Scientists at Chalmers have succeeded in creating light from vacuum -- observing an effect first predicted over 40 years ago. In an innovative experiment, the scientists have managed to capture some of the photons that are constantly appearing and disappearing in the vacuum.
The results have been published in the journal Nature.
The experiment is based on one of the most counterintuitive, yet, one of the most important principles in quantum mechanics: that vacuum is by no means empty nothingness. In fact, the vacuum is full of various particles that are continuously fluctuating in and out of existence. They appear, exist for a brief moment and then disappear again. Since their existence is so fleeting, they are usually referred to as virtual particles.
Chalmers scientist, Christopher Wilson and his co-workers have succeeded in getting photons to leave their virtual state and become real photons, i.e. measurable light. The physicist Moore predicted way back in 1970 that this should happen if the virtual photons are allowed to bounce off a mirror that is moving at a speed that is almost as high as the speed of light. The phenomenon, known as the dynamical Casimir effect, has now been observed for the first time in a brilliant experiment conducted by the Chalmers scientists.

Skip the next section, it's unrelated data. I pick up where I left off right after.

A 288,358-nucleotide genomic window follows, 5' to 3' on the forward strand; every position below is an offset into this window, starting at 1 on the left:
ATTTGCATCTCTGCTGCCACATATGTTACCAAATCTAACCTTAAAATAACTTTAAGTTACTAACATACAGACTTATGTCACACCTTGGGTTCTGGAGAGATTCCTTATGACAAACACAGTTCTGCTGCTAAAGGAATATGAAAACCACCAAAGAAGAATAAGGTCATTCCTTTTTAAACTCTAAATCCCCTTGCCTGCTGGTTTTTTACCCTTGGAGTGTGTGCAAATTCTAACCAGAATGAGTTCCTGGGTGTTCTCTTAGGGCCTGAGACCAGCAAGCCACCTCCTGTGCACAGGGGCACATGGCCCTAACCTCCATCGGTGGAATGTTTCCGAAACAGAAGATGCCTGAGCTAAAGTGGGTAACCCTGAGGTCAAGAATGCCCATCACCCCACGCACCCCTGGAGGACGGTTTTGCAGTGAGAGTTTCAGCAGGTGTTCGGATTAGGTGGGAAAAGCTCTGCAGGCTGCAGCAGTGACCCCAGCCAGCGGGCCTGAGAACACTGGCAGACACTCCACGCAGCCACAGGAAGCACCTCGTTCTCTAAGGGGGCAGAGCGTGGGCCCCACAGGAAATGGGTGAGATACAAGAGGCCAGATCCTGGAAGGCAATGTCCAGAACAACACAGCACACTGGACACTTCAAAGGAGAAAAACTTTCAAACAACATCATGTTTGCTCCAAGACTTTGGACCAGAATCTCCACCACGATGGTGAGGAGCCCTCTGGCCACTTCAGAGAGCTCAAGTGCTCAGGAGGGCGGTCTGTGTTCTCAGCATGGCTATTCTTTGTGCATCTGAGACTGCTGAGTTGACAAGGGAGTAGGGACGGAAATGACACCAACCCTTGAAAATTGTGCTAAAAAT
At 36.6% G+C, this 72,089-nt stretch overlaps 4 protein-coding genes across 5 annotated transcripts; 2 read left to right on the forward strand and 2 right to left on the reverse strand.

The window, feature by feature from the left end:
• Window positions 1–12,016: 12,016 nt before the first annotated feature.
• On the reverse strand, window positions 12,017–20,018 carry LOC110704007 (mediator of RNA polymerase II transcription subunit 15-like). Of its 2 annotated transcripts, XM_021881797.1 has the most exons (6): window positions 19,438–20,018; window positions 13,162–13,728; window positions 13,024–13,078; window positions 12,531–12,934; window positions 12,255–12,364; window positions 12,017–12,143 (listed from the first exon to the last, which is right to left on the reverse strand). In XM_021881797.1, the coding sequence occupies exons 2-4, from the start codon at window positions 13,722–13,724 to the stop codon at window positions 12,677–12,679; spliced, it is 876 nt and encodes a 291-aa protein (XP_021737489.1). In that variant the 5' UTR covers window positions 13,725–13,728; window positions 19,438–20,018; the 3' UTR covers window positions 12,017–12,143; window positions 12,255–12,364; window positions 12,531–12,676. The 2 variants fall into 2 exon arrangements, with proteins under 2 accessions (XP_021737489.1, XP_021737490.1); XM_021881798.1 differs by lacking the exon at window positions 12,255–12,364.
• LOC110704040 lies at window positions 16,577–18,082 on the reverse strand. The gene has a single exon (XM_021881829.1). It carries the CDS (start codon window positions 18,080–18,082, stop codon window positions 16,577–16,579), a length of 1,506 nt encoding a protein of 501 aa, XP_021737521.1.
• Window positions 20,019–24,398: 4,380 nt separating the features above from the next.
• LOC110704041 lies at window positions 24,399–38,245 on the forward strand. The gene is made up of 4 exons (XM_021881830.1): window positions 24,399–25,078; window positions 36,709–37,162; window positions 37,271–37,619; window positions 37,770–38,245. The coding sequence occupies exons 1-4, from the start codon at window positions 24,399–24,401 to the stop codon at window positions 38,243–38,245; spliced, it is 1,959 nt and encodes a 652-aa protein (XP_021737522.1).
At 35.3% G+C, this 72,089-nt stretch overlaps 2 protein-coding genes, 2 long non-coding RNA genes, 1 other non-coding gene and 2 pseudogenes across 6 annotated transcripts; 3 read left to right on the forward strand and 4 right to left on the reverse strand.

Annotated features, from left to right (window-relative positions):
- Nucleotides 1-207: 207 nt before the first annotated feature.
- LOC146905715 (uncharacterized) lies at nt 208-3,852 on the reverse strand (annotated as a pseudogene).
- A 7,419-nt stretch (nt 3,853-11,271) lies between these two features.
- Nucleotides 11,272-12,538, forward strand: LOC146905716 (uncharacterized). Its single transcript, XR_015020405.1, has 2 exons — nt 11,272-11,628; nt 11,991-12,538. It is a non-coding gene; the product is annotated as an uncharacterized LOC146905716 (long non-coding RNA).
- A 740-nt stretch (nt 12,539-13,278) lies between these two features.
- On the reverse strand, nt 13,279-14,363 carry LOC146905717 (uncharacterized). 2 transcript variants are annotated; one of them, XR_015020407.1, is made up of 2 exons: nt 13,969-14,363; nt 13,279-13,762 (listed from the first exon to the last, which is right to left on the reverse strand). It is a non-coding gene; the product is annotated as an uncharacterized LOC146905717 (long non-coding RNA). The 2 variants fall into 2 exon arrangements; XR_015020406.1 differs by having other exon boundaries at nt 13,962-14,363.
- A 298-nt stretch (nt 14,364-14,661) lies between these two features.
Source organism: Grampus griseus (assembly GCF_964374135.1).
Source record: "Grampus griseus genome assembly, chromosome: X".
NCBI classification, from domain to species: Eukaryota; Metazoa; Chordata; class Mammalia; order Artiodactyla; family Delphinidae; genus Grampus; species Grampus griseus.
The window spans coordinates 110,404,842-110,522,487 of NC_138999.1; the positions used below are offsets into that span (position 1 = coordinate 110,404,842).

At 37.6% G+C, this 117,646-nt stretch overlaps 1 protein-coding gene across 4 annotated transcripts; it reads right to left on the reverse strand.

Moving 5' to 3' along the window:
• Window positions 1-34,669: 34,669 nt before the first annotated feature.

"Since it's not possible to get a mirror to move fast enough, we've developed another method for achieving the same effect," explains Per Delsing, Professor of Experimental Physics at Chalmers. "Instead of varying the physical distance to a
On #1, that one was just testing one thing to see if that was the cause of the error. And to be honest, they tested one thing that I'd never heard anyone suggest as the possible error. So.... they picked an odd thing.
Hyperspace here we come
Well what have we here
According to sources familiar with the experiment, the 60 nanoseconds discrepancy appears to come from a bad connection between a fiber optic cable that connects to the GPS receiver used to correct the timing of the neutrinos' flight and an electronic card in a computer.
Can we PLEASE change the title of this thread to "faster-than-lightspeed"?
Speedlight is what turns red when you need to stop your car.
I like to imagine my quantum mechanics professor reading that, fist pumping, and shouting "CALLED IT!"
Well that's embarassing.
What the hell is speedlight?
Don't deny that you didn't do the same thing!